Real Madrid vs. Manchester United: What Carlo Ancelotti Learned in Champions Cup

Tim Collins@@TimDCollinsFeatured ColumnistAugust 2, 2014

Real Madrid vs. Manchester United: What Carlo Ancelotti Learned in Champions Cup

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    Real Madrid suffered a third consecutive pre-season defeat on Saturday, going down 3-1 to Manchester United in front of 109,000 fans at a packed Michigan Stadium.

    Already out of the running in the International Champions Cup after defeats to Inter Milan and Roma, Carlo Ancelotti fielded another experimental side as Los Blancos continue their preparations for the 2014-15 season.

    In Ann Arbor, however, Real Madrid were well off the pace set by Louis van Gaal's men.

    Capping off a sublime move forward, Ashley Young put United ahead after 21 minutes by beating Iker Casillas with a strong strike into the bottom-left corner.

    Just six minutes later, Gareth Bale drew a penalty for Ancelotti's men, levelling the game himself with a calmly taken kick from the spot. But that was as bright as it got for the European champions.

    In the 37th minute, Young registered his second goal of the afternoon when a cross to Wayne Rooney found its way into the back of the net, while Javier Hernandez added the finishing touch with a cool headed finish late on to seal the result.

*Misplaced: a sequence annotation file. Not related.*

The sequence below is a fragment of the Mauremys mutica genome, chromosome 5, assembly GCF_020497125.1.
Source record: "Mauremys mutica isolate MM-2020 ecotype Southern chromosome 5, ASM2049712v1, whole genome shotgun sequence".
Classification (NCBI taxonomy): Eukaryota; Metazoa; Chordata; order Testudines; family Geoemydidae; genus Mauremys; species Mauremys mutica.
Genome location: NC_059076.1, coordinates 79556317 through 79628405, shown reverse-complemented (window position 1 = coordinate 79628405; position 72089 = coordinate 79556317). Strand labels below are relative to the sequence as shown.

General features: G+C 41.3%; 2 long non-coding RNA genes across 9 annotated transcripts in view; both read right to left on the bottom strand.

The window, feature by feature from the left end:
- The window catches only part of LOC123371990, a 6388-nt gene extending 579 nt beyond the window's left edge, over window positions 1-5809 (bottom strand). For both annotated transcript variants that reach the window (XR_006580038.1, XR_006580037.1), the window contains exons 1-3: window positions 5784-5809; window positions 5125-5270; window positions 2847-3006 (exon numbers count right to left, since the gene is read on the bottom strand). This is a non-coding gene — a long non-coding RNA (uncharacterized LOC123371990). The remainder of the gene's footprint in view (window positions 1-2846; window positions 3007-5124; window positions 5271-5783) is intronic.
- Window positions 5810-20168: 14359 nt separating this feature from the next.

Across the following slides, we examine what Ancelotti will have learned from Real Madrid's encounter with Manchester United on Saturday.

The Opening Weeks of the Season Will Be a Challenge for Real Madrid

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    It would be foolish to conclude that Real Madrid's trio of defeats in the United States are an ominous warning for Los Blancos ahead of the new season.

    With players returning to the squad at staggered intervals, new signings yet to be fully integrated into the team, stars linked with exits from the Bernabeu and the presence of the club's youth products on the current tour, one can hardly expect the European champions to be in top gear at this early stage.